The Ron Kane Files

Writing About Music

Thursday, September 18, 2008

Smash Hits, March 1981


9-18-08 Smash Hits – March 5 – 18, 1981


I was buying “Smash Hits” magazine from England in the early 80’s rather a lot, by now $1.75 per issue. It seemed to focus on the style of new wave music that I was interested in – and it had color photos, unlike Melody Maker or the N.M.E. I kept quite a stack of these magazines. Today I will generate a Playlist from the issue from March 5 – 18, 1981; Vol. 3 #5.


In no particular order:


VISAGE – Mind Of A Toy

ELVIS COSTELLO – From A Whisper To A Scream

HUMAN LEAGUE – Boys and Girls

DEXY’S MIDNIGHT RUNNERS – Plan B

MOTORHEAD / GIRLSCHOOL – Please Don’t Touch

FREEEZSouthern Freeez

DURAN DURAN – Planet Earth

SIMPLE MINDS – Celebrate

LENE LOVICH – New Toy

THE SPIZZLES – Risk

THE WHO – You Better You Bet

HEAVEN 17 – (We Don’t Need This) Fascist Groove Thang

BOW WOW WOW – W.O.R.K.

DEPARTMENT S – Is Vic There?

DAVE STEWART & COLIN BLUNSTONE – What Becomes Of The Broken Hearted?

ORANGE JUICE – Simply Thrilled Honey

ROBERT WYATT – Stalin Wasn’t Stalling

THE PLASTICSDiamond Head

MADNESS – E.R.N.I.E.

KIM WILDE – Kids In America


Again, I’ll have to ask my GF for the Elvis Costello track! At the time, I bought Visage, Motorhead / Girlschool, Freeez, Duran Duran, Simple Minds, Spizzles, The Who, Heaven 17, Department S, Dave Stewart & Colin Blunstone, Robert Wyatt, Madness and Kim Wilde as new releases. The songs in this playlist were all featured in one way or another in this issue of Smash Hits, the British magazine.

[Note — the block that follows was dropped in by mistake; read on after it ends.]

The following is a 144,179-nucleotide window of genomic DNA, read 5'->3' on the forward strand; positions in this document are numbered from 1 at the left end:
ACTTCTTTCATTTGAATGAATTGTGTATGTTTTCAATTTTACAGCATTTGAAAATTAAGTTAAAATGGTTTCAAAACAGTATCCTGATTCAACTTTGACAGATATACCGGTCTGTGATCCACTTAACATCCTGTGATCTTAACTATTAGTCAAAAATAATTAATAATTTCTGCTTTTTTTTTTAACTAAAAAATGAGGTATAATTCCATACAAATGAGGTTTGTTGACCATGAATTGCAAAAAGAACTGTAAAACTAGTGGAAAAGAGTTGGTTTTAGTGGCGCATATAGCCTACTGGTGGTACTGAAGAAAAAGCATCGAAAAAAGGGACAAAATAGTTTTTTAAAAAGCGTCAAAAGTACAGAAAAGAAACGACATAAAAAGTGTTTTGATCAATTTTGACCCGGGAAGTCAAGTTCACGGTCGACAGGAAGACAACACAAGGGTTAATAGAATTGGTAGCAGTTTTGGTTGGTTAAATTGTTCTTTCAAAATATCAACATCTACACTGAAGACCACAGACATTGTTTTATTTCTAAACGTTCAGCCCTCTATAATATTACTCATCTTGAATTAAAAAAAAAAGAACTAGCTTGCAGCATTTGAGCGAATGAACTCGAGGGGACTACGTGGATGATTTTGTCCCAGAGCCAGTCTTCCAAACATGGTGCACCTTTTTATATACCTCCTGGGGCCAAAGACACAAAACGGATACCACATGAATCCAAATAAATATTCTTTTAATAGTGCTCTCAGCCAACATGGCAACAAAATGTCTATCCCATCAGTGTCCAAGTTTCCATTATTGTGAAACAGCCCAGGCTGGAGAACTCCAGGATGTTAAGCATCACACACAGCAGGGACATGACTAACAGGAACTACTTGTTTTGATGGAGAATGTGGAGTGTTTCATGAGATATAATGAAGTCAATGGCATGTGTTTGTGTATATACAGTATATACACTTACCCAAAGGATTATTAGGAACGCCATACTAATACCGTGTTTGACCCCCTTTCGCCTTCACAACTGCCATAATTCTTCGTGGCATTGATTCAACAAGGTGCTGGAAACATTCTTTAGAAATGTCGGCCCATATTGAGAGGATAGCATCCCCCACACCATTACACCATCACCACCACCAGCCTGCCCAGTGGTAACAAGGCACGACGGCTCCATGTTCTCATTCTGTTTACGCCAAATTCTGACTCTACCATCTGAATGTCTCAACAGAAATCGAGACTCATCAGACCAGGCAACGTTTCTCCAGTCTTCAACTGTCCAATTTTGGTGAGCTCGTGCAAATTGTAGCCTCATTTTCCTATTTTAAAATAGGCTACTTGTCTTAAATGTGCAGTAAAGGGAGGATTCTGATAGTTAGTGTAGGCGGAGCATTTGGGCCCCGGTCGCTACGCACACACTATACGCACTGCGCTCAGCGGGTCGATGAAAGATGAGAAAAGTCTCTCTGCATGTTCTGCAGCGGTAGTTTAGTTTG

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3 Comments:

Anonymous Jim Donato said...

Woah! Back when Nick Rhodes was in the full flower of his "I Wannabe David Sylvian" phase!

10:44 AM  
Blogger Brian Ware said...

That's a mighty fine playlist of music that is still totally relevant in my world. Considering how prolific Elvis Costello was during those years it would be hard to find an issue that didn't mention something new from him.
Other than the mid to late 60s, was there ever a block of time that produced more innovative music than the early 80s? Heady times indeed.

12:22 PM  
Anonymous Jim Donato said...

Mr. Ware - I concur. The New Wave period was clearly the most fecund era of music since the equally revolutionary 63-68 period. I think of the New Wave era as a redux of the values of the 60s pre-hippy era; only with new technology. I think Tom Petty (?!) nailed it when he said "The 80s were not as good as the 60s, but better than the 70s." Of course, there were a ton of new postmodern ideas infusing pop in the New Wave era that had no 60s analog to make it all worth while.

5:48 AM  

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